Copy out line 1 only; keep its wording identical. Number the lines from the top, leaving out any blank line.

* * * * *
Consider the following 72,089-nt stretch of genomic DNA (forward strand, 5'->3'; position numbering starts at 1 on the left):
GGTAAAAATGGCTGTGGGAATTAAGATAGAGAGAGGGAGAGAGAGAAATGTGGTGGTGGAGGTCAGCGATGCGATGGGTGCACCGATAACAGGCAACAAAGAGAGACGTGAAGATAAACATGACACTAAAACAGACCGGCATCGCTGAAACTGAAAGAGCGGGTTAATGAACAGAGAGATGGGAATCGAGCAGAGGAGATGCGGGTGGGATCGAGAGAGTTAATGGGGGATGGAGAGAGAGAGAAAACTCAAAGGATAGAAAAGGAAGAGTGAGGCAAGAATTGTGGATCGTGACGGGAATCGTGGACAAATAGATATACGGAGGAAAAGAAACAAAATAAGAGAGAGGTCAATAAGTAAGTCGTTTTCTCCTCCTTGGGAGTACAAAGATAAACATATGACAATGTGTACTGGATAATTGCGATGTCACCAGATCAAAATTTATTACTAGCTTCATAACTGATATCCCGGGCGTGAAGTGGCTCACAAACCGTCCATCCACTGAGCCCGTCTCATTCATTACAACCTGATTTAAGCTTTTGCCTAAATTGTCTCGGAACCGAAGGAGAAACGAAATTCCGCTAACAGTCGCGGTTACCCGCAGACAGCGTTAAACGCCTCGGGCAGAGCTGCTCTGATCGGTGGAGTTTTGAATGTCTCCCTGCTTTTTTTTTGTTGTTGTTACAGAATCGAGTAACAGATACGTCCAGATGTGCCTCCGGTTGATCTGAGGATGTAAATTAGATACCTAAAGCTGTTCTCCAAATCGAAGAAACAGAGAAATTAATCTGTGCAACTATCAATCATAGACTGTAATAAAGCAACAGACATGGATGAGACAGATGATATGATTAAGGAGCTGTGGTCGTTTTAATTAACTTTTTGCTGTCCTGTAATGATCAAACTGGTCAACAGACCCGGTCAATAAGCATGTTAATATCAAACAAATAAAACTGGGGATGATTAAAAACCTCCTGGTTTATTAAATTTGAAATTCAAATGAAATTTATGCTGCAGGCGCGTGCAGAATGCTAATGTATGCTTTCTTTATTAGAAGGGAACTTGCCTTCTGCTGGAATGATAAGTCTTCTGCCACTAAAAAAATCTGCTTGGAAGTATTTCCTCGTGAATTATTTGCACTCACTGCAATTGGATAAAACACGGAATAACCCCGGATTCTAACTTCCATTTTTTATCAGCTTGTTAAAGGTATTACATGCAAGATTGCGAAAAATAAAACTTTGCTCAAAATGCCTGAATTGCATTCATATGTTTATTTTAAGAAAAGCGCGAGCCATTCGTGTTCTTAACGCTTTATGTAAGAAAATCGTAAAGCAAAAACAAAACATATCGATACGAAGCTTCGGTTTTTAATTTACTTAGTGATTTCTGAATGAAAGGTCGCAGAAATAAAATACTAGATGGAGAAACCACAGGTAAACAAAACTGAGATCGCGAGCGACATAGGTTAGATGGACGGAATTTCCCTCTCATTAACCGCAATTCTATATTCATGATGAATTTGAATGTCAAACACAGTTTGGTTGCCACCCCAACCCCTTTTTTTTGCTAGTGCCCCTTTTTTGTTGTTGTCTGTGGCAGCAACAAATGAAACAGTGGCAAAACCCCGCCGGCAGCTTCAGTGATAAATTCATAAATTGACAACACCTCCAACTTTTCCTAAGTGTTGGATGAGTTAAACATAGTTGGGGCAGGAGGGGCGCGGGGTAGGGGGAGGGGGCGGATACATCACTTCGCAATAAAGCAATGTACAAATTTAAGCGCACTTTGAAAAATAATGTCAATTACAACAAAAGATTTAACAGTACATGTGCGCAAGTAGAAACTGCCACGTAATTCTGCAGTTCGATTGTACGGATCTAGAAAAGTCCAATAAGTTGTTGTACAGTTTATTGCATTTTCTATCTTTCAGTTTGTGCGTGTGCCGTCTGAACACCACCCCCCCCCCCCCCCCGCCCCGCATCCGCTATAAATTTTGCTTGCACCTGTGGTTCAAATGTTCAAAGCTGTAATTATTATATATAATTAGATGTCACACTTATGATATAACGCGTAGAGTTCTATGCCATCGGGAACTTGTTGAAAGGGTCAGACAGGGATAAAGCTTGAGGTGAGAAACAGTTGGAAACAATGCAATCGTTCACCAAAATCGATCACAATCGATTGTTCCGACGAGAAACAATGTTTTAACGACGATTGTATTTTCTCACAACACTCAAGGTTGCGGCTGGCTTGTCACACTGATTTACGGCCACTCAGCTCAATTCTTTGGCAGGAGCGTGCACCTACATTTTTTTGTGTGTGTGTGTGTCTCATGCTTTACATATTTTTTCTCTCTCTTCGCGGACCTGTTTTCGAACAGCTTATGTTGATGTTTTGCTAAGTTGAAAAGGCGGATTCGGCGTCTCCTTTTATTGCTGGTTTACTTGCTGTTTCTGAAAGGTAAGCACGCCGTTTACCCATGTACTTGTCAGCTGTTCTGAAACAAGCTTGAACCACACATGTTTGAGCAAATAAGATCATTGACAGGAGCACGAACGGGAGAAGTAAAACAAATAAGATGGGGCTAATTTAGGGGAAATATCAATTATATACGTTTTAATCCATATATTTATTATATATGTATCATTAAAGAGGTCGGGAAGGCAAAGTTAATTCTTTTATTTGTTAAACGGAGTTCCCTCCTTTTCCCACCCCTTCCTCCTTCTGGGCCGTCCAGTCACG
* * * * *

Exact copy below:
Consider the following 72,089-nt stretch of genomic DNA (forward strand, 5'->3'; position numbering starts at 1 on the left):